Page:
Monitoring ctDNA levels to predict therapy response

On Wednesday the 24th of June, Henrik Ditzel and Julia Sidenius Johansen invited the DCCC ctDNA research center members to join an online meeting under the clinical focus area 4 (CFA4) about monitoring ctDNA levels to predict therapy response.

The purpose of the meeting was to keep all members updated on projects relevant to this clinical area.

The projects seek to investigate whether monitoring ctDNA levels during treatment is a better measure of treatment efficacy compared to standard imaging methods and other circulating biomarkers. Furthermore, the meeting supports the formation of a strong network. An important goal for the DCCC ctDNA research center is to ensure formation of new projects and collaborations across Denmark. This is a place to meet fellow researchers and doctors, who could complement your project or benefit from learning from you.

At this meeting, Professor Lars Dyrskjøt gave a short introduction to some methods for ctDNA detection and covered the following methods:

  • ddPCR based on clonal mutations from tumors: May be used both retrospectively and prospectively
  • Tumor informed targeted sequencing: Primarily used retrospectively
  • Cancer type specific targeted sequencing: May be used retrospectively and prospectively
  • Whole exome sequencing and whole genome sequencing may be used to detect new mutations when ctDNA levels are high: Used both retrospectively and prospectively

If you want to know more about specific methods, please reach out to the ctDNA network at an upcoming meeting or make direct contact. (See the planned meetings and workshops here)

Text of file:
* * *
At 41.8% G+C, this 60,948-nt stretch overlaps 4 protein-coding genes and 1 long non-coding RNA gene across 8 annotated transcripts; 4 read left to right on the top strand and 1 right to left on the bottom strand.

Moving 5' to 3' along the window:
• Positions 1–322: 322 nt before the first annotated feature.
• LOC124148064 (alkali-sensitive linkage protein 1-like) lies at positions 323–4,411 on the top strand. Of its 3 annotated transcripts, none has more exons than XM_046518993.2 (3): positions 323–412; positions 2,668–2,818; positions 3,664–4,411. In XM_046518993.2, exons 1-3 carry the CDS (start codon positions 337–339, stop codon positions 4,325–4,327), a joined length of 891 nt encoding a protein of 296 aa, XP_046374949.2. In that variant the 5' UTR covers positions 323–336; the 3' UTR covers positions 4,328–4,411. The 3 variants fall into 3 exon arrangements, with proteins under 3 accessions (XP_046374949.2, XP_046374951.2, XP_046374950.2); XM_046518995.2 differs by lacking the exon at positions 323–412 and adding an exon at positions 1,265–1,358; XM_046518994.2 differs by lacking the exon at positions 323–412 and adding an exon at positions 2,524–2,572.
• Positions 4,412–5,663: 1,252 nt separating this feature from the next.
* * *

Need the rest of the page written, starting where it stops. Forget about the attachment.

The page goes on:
An important topic, discussed at all the meetings this week, was funding applications. Not only in relation to the fall-call from the ctDNA center, but also funding in general. For the next round of funding from the ctDNA center the deadline is 23 October 2020. The guidelines for funding through the ctDNA center are found here: The application and evaluation process will be a bit different for this round but the requirements will not change. The bar was set high for the first round, and this will not change. Receiving funding from the ctDNA center is to receive a sign of approval from peer researchers and thus an argument for funding from other agencies. More information about the new application and evaluation process will come later.

CFA4 Projects

At this meeting, three projects were introduced: TOMBOLA, PACTO, and Be To-Ovar.

TOMBOLA (Treatment Of Metastatic Bladder cancer at the time Of biochemical reLApse following radical cystectomy) Professor Lars Dyrskjøt:

The TOMBOLA trial is a non-randomized phase II study covering multiple CFAs. The intervention occurs after surgery (CFA2) and during surveillance(CFA3) and with a primary  endpoint (ctDNA decrease) during treatment (CFA4). The aim of the study is to investigate whether an earlier detection of relapse and following earlier onset of treatment will result in treatment that is more effective, measured by a decrease in ctDNA levels. For each patient included, four patient specific ddPCR assays are run. Prior to trial onset, the group has focused on optimization, SOP and protocols – if you would like inspiration for your own SOP or protocols, please contact the group. At the next meeting we hope to see the first data from the project.

PACTO (A multinational, randomized, phase II study of the combination of nab-paclitaxel and gemcitabine with or without IL-6R inhibitor, tocilizumab, as first-line treatment in patients with locally advanced or metastatic pancreatic cancer” (NCT02767557))

Inna Chen:

The PACTO study is a trial investigating the effects of chemotherapy in combination with anti-IL-6R inhibitor in patients with locally advanced and metastatic pancreatic cancer. It is a multinational, randomized phase II study. The project includes patients from Herlev (initiating hospital), Hillerød, Roskilde and Oslo.

The patients are followed with CT scans and blood samples before, during and after treatment to investigate whether plasma ctDNA and ctDNA KRAS mutation can predict treatment response and prognosis. The project has almost included all patients.


Clinical Professor Anders Jakobsen:

The BeTo-Ovar project is a phase II protocol monitoring on the basis of ctDNA.